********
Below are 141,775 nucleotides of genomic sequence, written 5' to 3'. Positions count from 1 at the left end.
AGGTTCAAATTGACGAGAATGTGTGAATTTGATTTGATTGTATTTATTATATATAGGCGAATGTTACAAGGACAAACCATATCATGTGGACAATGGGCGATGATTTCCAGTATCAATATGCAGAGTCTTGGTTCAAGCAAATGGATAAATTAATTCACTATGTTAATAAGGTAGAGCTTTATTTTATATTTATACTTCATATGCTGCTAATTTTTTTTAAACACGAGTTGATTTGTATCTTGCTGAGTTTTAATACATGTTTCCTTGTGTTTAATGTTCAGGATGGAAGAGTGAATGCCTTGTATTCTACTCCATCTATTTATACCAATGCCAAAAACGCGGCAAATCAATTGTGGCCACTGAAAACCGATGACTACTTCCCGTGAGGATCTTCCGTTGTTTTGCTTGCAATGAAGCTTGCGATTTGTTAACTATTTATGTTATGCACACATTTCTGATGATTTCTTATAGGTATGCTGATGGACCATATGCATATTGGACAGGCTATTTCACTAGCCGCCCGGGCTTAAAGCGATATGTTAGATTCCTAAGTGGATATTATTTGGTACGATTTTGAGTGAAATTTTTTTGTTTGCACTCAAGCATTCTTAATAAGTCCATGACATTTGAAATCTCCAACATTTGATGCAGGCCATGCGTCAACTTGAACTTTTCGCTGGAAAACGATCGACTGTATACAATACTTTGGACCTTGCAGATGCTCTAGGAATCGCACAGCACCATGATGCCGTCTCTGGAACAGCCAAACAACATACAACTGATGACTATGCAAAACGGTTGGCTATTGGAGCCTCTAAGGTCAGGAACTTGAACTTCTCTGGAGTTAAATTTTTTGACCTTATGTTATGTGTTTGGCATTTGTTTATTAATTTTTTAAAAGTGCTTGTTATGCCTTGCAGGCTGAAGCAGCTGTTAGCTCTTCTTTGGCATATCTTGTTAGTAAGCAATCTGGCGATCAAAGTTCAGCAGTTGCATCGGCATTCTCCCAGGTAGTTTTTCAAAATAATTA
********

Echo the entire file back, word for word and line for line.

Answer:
Below are 141,775 nucleotides of genomic sequence, written 5' to 3'. Positions count from 1 at the left end.
AGGTTCAAATTGACGAGAATGTGTGAATTTGATTTGATTGTATTTATTATATATAGGCGAATGTTACAAGGACAAACCATATCATGTGGACAATGGGCGATGATTTCCAGTATCAATATGCAGAGTCTTGGTTCAAGCAAATGGATAAATTAATTCACTATGTTAATAAGGTAGAGCTTTATTTTATATTTATACTTCATATGCTGCTAATTTTTTTTAAACACGAGTTGATTTGTATCTTGCTGAGTTTTAATACATGTTTCCTTGTGTTTAATGTTCAGGATGGAAGAGTGAATGCCTTGTATTCTACTCCATCTATTTATACCAATGCCAAAAACGCGGCAAATCAATTGTGGCCACTGAAAACCGATGACTACTTCCCGTGAGGATCTTCCGTTGTTTTGCTTGCAATGAAGCTTGCGATTTGTTAACTATTTATGTTATGCACACATTTCTGATGATTTCTTATAGGTATGCTGATGGACCATATGCATATTGGACAGGCTATTTCACTAGCCGCCCGGGCTTAAAGCGATATGTTAGATTCCTAAGTGGATATTATTTGGTACGATTTTGAGTGAAATTTTTTTGTTTGCACTCAAGCATTCTTAATAAGTCCATGACATTTGAAATCTCCAACATTTGATGCAGGCCATGCGTCAACTTGAACTTTTCGCTGGAAAACGATCGACTGTATACAATACTTTGGACCTTGCAGATGCTCTAGGAATCGCACAGCACCATGATGCCGTCTCTGGAACAGCCAAACAACATACAACTGATGACTATGCAAAACGGTTGGCTATTGGAGCCTCTAAGGTCAGGAACTTGAACTTCTCTGGAGTTAAATTTTTTGACCTTATGTTATGTGTTTGGCATTTGTTTATTAATTTTTTAAAAGTGCTTGTTATGCCTTGCAGGCTGAAGCAGCTGTTAGCTCTTCTTTGGCATATCTTGTTAGTAAGCAATCTGGCGATCAAAGTTCAGCAGTTGCATCGGCATTCTCCCAGGTAGTTTTTCAAAATAATTA